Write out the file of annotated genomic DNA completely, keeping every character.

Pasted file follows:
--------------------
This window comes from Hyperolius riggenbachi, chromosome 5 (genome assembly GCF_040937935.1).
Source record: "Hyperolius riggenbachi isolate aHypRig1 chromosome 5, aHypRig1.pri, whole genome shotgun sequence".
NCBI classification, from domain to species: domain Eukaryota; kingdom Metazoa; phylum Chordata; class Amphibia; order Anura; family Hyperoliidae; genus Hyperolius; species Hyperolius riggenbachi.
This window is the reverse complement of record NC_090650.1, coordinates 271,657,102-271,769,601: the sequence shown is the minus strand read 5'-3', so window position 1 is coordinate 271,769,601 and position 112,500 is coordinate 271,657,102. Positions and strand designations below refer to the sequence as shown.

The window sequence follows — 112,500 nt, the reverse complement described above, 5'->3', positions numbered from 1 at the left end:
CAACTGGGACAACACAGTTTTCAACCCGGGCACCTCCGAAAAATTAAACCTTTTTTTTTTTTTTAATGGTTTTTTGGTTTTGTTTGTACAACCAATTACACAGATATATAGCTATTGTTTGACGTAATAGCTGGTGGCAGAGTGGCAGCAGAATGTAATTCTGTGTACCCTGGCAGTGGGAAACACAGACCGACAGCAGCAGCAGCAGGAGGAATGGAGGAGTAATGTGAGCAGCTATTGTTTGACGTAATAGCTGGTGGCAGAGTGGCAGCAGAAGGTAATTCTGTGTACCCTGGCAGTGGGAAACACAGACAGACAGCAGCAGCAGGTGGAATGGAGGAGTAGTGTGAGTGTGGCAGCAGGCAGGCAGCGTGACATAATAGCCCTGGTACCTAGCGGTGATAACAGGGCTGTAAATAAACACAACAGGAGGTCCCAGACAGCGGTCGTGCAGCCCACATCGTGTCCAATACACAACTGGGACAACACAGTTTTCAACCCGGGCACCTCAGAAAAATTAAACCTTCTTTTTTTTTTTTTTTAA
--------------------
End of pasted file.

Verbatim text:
This window comes from Hyperolius riggenbachi, chromosome 5 (genome assembly GCF_040937935.1).
Source record: "Hyperolius riggenbachi isolate aHypRig1 chromosome 5, aHypRig1.pri, whole genome shotgun sequence".
NCBI classification, from domain to species: domain Eukaryota; kingdom Metazoa; phylum Chordata; class Amphibia; order Anura; family Hyperoliidae; genus Hyperolius; species Hyperolius riggenbachi.
This window is the reverse complement of record NC_090650.1, coordinates 271,657,102-271,769,601: the sequence shown is the minus strand read 5'-3', so window position 1 is coordinate 271,769,601 and position 112,500 is coordinate 271,657,102. Positions and strand designations below refer to the sequence as shown.

The window sequence follows — 112,500 nt, the reverse complement described above, 5'->3', positions numbered from 1 at the left end:
CAACTGGGACAACACAGTTTTCAACCCGGGCACCTCCGAAAAATTAAACCTTTTTTTTTTTTTTAATGGTTTTTTGGTTTTGTTTGTACAACCAATTACACAGATATATAGCTATTGTTTGACGTAATAGCTGGTGGCAGAGTGGCAGCAGAATGTAATTCTGTGTACCCTGGCAGTGGGAAACACAGACCGACAGCAGCAGCAGCAGGAGGAATGGAGGAGTAATGTGAGCAGCTATTGTTTGACGTAATAGCTGGTGGCAGAGTGGCAGCAGAAGGTAATTCTGTGTACCCTGGCAGTGGGAAACACAGACAGACAGCAGCAGCAGGTGGAATGGAGGAGTAGTGTGAGTGTGGCAGCAGGCAGGCAGCGTGACATAATAGCCCTGGTACCTAGCGGTGATAACAGGGCTGTAAATAAACACAACAGGAGGTCCCAGACAGCGGTCGTGCAGCCCACATCGTGTCCAATACACAACTGGGACAACACAGTTTTCAACCCGGGCACCTCAGAAAAATTAAACCTTCTTTTTTTTTTTTTTTAA